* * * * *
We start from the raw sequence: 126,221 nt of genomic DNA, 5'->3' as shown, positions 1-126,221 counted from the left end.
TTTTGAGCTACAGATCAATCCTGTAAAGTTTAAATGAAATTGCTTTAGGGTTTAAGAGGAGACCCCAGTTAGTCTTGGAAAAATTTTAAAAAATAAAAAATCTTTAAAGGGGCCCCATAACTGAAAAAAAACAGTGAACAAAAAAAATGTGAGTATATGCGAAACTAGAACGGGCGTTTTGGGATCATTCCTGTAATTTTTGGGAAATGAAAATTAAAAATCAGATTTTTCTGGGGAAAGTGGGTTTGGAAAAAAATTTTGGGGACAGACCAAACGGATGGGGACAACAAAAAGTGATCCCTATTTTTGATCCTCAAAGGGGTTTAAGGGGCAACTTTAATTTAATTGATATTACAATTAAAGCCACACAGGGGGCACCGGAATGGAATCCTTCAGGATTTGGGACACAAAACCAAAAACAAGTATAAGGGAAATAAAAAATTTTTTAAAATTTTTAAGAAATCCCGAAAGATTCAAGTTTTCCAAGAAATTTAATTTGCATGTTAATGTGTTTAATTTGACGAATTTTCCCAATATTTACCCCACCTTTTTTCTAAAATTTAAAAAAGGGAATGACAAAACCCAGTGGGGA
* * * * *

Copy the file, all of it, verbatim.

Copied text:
We start from the raw sequence: 126,221 nt of genomic DNA, 5'->3' as shown, positions 1-126,221 counted from the left end.
TTTTGAGCTACAGATCAATCCTGTAAAGTTTAAATGAAATTGCTTTAGGGTTTAAGAGGAGACCCCAGTTAGTCTTGGAAAAATTTTAAAAAATAAAAAATCTTTAAAGGGGCCCCATAACTGAAAAAAAACAGTGAACAAAAAAAATGTGAGTATATGCGAAACTAGAACGGGCGTTTTGGGATCATTCCTGTAATTTTTGGGAAATGAAAATTAAAAATCAGATTTTTCTGGGGAAAGTGGGTTTGGAAAAAAATTTTGGGGACAGACCAAACGGATGGGGACAACAAAAAGTGATCCCTATTTTTGATCCTCAAAGGGGTTTAAGGGGCAACTTTAATTTAATTGATATTACAATTAAAGCCACACAGGGGGCACCGGAATGGAATCCTTCAGGATTTGGGACACAAAACCAAAAACAAGTATAAGGGAAATAAAAAATTTTTTAAAATTTTTAAGAAATCCCGAAAGATTCAAGTTTTCCAAGAAATTTAATTTGCATGTTAATGTGTTTAATTTGACGAATTTTCCCAATATTTACCCCACCTTTTTTCTAAAATTTAAAAAAGGGAATGACAAAACCCAGTGGGGA